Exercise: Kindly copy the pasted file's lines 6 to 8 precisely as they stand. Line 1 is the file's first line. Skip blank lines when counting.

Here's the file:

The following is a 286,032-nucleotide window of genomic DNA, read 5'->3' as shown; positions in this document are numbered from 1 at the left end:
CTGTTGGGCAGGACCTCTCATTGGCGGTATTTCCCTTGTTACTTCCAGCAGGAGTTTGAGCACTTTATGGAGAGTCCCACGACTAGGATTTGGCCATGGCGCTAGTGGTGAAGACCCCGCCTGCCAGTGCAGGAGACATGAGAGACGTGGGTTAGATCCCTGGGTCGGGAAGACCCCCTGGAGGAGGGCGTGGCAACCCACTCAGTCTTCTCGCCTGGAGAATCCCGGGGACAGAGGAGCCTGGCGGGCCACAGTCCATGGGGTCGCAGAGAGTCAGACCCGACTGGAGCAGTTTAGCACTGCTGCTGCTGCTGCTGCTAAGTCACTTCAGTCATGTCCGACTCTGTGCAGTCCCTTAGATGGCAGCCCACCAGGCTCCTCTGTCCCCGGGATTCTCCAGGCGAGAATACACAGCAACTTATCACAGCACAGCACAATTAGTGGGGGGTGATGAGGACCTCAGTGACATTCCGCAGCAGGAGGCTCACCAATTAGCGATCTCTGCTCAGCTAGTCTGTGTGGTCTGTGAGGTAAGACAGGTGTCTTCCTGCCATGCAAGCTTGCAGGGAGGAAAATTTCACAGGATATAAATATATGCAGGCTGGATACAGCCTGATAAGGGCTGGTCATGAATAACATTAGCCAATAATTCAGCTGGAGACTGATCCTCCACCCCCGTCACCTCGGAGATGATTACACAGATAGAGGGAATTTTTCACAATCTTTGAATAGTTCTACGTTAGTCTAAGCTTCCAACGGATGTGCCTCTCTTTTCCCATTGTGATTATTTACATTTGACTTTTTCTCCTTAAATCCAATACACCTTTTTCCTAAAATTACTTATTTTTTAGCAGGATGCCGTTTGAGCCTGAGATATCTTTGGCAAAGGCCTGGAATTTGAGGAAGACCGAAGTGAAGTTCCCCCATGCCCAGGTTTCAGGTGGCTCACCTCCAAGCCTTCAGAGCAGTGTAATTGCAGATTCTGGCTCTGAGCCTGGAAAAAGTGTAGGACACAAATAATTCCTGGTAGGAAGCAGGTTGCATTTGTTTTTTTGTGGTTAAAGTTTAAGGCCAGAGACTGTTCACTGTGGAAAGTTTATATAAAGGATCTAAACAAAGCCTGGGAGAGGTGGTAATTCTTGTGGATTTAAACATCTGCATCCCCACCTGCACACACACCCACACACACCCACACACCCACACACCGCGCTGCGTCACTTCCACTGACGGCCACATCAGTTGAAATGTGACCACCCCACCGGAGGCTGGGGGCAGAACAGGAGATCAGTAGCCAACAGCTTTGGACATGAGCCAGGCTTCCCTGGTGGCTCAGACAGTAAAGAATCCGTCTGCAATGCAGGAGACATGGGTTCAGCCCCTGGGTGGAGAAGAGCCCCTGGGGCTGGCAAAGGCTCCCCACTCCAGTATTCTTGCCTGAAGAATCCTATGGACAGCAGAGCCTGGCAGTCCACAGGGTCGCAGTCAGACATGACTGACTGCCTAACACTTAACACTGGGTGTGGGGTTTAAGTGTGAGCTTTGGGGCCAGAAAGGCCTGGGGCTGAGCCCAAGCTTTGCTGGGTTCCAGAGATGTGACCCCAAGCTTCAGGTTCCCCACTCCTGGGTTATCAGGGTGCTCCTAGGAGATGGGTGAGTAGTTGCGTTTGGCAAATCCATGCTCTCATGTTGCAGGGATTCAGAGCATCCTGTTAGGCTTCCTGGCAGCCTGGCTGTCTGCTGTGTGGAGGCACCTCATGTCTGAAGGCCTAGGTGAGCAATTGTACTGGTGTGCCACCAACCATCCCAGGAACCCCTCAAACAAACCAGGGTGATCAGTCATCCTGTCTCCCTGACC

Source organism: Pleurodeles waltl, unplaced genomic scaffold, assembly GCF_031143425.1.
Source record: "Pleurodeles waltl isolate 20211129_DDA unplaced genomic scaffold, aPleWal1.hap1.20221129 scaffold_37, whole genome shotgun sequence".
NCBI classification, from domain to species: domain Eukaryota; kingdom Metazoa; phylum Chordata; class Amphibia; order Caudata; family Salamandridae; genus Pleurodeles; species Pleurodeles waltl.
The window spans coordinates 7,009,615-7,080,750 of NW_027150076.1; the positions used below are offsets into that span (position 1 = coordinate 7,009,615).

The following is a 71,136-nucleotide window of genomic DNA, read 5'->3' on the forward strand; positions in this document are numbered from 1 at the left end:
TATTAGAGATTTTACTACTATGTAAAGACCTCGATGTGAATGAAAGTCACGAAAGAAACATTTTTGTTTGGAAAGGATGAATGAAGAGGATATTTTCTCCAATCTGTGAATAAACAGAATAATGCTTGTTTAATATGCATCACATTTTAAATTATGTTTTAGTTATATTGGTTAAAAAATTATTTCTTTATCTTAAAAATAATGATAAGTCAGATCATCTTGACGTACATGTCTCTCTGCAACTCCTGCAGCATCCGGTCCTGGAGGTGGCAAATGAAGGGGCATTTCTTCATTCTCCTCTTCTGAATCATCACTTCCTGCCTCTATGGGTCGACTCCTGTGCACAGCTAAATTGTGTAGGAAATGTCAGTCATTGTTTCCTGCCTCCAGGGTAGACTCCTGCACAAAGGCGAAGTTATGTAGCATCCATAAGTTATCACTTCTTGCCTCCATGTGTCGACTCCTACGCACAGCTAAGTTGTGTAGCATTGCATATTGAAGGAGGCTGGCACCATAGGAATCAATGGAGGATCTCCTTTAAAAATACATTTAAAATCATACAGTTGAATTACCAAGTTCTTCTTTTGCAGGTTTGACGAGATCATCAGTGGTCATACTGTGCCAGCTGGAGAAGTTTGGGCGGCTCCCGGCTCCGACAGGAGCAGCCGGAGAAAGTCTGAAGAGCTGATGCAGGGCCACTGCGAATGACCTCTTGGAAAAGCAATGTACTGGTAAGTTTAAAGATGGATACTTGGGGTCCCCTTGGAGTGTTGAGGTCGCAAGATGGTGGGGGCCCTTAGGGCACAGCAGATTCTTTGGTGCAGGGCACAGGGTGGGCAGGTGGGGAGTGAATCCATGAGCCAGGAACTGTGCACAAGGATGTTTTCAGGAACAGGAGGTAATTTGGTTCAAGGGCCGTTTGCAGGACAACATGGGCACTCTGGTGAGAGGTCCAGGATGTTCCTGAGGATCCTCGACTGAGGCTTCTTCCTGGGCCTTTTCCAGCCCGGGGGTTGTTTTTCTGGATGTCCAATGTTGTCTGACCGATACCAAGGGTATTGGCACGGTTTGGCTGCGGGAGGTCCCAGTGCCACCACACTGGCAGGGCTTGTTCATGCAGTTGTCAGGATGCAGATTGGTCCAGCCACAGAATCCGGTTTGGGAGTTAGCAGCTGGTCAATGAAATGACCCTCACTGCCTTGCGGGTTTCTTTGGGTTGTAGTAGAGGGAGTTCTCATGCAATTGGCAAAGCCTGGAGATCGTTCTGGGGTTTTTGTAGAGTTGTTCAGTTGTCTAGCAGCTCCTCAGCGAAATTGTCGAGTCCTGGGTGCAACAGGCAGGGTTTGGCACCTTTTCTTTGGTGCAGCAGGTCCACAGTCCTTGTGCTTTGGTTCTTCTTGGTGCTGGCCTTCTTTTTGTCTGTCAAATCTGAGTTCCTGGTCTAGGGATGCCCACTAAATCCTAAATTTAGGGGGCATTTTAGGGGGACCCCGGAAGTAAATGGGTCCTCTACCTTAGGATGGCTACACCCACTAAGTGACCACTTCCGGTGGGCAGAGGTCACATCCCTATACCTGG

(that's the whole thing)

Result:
The window spans coordinates 7,009,615-7,080,750 of NW_027150076.1; the positions used below are offsets into that span (position 1 = coordinate 7,009,615).

The following is a 71,136-nucleotide window of genomic DNA, read 5'->3' on the forward strand; positions in this document are numbered from 1 at the left end:
TATTAGAGATTTTACTACTATGTAAAGACCTCGATGTGAATGAAAGTCACGAAAGAAACATTTTTGTTTGGAAAGGATGAATGAAGAGGATATTTTCTCCAATCTGTGAATAAACAGAATAATGCTTGTTTAATATGCATCACATTTTAAATTATGTTTTAGTTATATTGGTTAAAAAATTATTTCTTTATCTTAAAAATAATGATAAGTCAGATCATCTTGACGTACATGTCTCTCTGCAACTCCTGCAGCATCCGGTCCTGGAGGTGGCAAATGAAGGGGCATTTCTTCATTCTCCTCTTCTGAATCATCACTTCCTGCCTCTATGGGTCGACTCCTGTGCACAGCTAAATTGTGTAGGAAATGTCAGTCATTGTTTCCTGCCTCCAGGGTAGACTCCTGCACAAAGGCGAAGTTATGTAGCATCCATAAGTTATCACTTCTTGCCTCCATGTGTCGACTCCTACGCACAGCTAAGTTGTGTAGCATTGCATATTGAAGGAGGCTGGCACCATAGGAATCAATGGAGGATCTCCTTTAAAAATACATTTAAAATCATACAGTTGAATTACCAAGTTCTTCTTTTGCAGGTTTGACGAGATCATCAGTGGTCATACTGTGCCAGCTGGAGAAGTTTGGGCGGCTCCCGGCTCCGACAGGAGCAGCCGGAGAAAGTCTGAAGAGCTGATGCAGGGCCACTGCGAATGACCTCTTGGAAAAGCAATGTACTGGTAAGTTTAAAGATGGATACTTGGGGTCCCCTTGGAGTGTTGAGGTCGCAAGATGGTGGGGGCCCTTAGGGCACAGCAGATTCTTTGGTGCAGGGCACAGGGTGGGCAGGTGGGGAGTGAATCCATGAGCCAGGAACTGTGCACAAGGATGTTTTCAGGAACAGGAGGTAATTTGGTTCAAGGGCCGTTTGCAGGACAACATGGGCACTCTGGTGAGAGGTCCAGGATGTTCCTGAGGATCCTCGACTGAGGCTTCTTCCTGGGCCTTTTCCAGCCCGGGGGTTGTTTTTCTGGATGTCCAATGTTGTCTGACCGATACCAAGGGTATTGGCACGGTTTGGCTGCGGGAGGTCCCAGTGCCACCACACTGGCAGGGCTTGTTCATGCAGTTGTCAGGATGCAGATTGGTCCAGCCACAGAATCCGGTTTGGGAGTTAGCAGCTGGTCAATGAAATGACCCTCACTGCCTTGCGGGTTTCTTTGGGTTGTAGTAGAGGGAGTTCTCATGCAATTGGCAAAGCCTGGAGATCGTTCTGGGGTTTTTGTAGAGTTGTTCAGTTGTCTAGCAGCTCCTCAGCGAAATTGTCGAGTCCTGGGTGCAACAGGCAGGGTTTGGCACCTTTTCTTTGGTGCAGCAGGTCCACAGTCCTTGTGCTTTGGTTCTTCTTGGTGCTGGCCTTCTTTTTGTCTGTCAAATCTGAGTTCCTGGTCTAGGGATGCCCACTAAATCCTAAATTTAGGGGGCATTTTAGGGGGACCCCGGAAGTAAATGGGTCCTCTACCTTAGGATGGCTACACCCACTAAGTGACCACTTCCGGTGGGCAGAGGTCACATCCCTATACCTGG